Paul McCartney has set the record straight on who broke up The Beatles, saying that John Lennon was the one who walked away from the band.

Since the iconic band parted ways almost 50 years ago, McCartney has shouldered the blame for the split.

However, in a new interview with the BBC set to be broadcast later this month, he said Lennon was the one who prompted the break-up.

When asked by interviewer John Wilson about his decision to go solo, McCartney responded: "I didn't instigate the split. That was our Johnny. I am not the person who instigated the split.

"Oh no, no, no. John walked into a room one day and said I am leaving the Beatles. And he said, 'It's quite thrilling, it's rather like a divorce.' And then we were left to pick up the pieces."

Paul McCartney said John Lennon walked away from The Beatles

Asked whether the band would have continued if Lennon hadn't left, McCartney said: "It could have. The point of it really was that John was making a new life with Yoko [Ono] and he wanted... to lie in bed for a week in Amsterdam for peace. You couldn't argue with that. It was the most difficult period of my life."

McCartney added: "This was my band, this was my job, this was my life. I wanted it to continue. I thought we were doing some pretty good stuff - Abbey Road, Let It Be, not bad - and I thought we could continue."

McCartney said he wanted The Beatles to continue: "This was my life"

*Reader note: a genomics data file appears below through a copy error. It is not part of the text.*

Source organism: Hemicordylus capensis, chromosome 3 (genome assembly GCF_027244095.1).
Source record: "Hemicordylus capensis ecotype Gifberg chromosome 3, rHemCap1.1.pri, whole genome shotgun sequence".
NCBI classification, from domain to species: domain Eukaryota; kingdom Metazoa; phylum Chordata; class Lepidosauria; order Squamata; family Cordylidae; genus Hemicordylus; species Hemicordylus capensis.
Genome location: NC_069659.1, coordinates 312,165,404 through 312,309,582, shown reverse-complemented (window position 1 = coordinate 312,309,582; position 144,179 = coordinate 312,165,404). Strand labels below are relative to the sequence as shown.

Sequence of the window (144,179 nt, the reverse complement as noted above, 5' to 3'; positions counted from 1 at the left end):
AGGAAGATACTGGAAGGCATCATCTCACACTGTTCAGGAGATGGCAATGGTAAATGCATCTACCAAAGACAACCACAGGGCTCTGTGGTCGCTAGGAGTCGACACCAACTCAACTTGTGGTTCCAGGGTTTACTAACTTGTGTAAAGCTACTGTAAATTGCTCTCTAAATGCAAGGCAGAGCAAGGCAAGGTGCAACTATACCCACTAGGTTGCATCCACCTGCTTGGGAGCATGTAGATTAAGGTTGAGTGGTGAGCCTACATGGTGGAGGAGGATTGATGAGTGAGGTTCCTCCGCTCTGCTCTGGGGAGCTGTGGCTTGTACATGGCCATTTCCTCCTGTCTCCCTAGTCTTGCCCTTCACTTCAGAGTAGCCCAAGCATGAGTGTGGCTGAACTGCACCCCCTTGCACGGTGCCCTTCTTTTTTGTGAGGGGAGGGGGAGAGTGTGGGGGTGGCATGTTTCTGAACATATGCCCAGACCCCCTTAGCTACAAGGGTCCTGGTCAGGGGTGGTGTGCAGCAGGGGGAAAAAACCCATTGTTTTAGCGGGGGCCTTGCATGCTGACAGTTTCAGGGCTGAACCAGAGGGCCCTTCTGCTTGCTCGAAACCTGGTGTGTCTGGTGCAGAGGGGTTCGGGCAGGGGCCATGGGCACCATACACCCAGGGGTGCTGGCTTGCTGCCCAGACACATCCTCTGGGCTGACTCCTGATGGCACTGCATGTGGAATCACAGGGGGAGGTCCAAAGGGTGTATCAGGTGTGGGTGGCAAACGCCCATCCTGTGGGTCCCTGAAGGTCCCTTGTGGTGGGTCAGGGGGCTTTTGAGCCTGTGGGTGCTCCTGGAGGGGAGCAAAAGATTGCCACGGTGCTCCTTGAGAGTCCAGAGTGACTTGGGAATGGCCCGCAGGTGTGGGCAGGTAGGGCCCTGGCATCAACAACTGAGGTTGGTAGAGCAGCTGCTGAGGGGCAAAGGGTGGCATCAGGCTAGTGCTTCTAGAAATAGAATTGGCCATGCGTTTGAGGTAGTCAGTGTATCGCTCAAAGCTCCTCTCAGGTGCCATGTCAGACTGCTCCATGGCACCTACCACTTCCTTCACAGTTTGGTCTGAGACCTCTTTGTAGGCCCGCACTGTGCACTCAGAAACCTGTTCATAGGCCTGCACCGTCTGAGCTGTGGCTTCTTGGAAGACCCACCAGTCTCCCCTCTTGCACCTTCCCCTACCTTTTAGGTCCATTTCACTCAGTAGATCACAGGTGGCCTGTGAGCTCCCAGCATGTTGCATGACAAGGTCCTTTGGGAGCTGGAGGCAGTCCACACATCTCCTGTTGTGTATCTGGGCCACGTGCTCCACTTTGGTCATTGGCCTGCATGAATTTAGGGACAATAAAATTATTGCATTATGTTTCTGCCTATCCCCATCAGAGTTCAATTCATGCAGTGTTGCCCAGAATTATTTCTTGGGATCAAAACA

McCartney explained that the confusion over The Beatles break-up arose because their new manager, Allen Klein, told them to keep quiet about the split while he concluded some business deals.

"So for a few months we had to pretend," he said. "It was weird because we all knew it was the end of the Beatles but we couldn't just walk away."

He ended up suing the rest of the band in the high court, seeking the dissolution of their contractual relationship in order to keep their music out of Klein's hands.

McCartney explains why he sued The Beatles in the high court

"I had to fight and the only way I could fight was in suing the other Beatles, because they were going with Klein. And they thanked me for it years later," McCartney said.

"But I didn't instigate the split. That was our Johnny coming in one day and saying 'I’m leaving the group’."

McCartney's full interview can be heard on the new BBC Radio 4 series This Cultural Life on October 23.

For more music news click here